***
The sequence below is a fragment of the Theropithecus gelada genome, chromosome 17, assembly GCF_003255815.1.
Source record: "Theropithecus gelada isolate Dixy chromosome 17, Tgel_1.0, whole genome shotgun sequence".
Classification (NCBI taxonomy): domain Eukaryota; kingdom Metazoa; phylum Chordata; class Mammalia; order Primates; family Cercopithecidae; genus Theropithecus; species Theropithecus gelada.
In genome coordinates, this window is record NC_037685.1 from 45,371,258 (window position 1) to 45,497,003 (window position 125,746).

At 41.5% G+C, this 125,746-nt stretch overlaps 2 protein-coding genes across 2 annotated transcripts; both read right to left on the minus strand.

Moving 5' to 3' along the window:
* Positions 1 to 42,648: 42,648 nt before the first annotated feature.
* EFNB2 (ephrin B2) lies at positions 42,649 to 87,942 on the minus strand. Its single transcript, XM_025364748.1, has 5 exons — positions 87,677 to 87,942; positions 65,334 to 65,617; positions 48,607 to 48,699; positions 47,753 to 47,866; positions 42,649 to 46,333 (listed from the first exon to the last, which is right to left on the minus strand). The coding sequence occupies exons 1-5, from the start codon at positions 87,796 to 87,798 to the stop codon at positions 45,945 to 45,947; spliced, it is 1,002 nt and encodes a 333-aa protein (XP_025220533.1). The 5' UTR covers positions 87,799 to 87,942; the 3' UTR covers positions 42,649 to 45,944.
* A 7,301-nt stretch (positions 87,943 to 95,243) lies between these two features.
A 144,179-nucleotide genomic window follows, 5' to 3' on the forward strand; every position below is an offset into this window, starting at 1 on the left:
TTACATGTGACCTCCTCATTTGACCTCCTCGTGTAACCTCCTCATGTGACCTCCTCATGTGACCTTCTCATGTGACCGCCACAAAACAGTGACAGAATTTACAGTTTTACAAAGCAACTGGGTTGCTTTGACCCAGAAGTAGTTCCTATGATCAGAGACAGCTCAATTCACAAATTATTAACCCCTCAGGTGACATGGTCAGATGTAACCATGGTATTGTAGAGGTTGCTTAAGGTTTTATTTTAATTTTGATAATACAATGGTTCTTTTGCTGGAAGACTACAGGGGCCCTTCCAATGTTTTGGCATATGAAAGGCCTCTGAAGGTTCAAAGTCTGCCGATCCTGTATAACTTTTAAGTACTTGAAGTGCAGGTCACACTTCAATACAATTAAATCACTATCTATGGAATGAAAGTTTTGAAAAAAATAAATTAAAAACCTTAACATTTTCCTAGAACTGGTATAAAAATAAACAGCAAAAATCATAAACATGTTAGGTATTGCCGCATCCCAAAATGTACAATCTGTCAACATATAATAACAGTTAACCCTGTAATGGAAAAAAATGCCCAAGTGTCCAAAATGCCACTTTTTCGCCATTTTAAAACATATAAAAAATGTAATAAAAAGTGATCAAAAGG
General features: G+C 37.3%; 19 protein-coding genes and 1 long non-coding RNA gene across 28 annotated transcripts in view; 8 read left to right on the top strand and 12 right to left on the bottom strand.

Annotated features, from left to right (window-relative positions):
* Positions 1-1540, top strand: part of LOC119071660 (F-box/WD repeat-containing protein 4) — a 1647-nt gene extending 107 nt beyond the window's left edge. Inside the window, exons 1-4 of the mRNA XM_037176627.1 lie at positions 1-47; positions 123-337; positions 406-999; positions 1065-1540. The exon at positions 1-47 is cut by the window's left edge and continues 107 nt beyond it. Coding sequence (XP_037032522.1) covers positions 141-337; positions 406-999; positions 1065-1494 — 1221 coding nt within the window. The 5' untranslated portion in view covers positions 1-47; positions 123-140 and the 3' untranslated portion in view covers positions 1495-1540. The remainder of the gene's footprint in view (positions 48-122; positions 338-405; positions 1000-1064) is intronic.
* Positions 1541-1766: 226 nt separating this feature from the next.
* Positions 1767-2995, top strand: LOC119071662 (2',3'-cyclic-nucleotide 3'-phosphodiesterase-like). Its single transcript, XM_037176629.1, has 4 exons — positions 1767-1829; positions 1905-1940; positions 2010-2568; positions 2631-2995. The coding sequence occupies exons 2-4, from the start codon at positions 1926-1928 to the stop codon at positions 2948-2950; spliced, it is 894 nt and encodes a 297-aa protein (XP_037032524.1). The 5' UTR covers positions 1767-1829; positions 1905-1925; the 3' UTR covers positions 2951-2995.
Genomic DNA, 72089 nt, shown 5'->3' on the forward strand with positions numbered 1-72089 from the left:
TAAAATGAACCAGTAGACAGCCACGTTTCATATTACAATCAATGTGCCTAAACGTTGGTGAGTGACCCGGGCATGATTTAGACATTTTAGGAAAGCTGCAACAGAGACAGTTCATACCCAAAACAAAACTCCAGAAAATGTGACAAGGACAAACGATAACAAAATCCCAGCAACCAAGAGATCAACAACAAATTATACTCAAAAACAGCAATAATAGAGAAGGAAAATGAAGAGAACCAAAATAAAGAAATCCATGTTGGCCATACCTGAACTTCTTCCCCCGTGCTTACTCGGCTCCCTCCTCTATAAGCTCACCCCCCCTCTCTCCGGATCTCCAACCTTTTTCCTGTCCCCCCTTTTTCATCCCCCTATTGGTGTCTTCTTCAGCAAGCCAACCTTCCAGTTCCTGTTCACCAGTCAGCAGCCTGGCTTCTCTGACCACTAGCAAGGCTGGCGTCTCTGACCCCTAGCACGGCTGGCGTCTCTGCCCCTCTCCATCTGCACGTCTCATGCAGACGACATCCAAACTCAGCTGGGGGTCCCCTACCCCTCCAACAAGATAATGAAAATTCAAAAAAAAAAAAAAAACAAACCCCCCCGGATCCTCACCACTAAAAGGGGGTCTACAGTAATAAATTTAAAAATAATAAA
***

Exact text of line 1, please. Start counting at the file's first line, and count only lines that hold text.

The sequence below is a fragment of the Theropithecus gelada genome, chromosome 17, assembly GCF_003255815.1.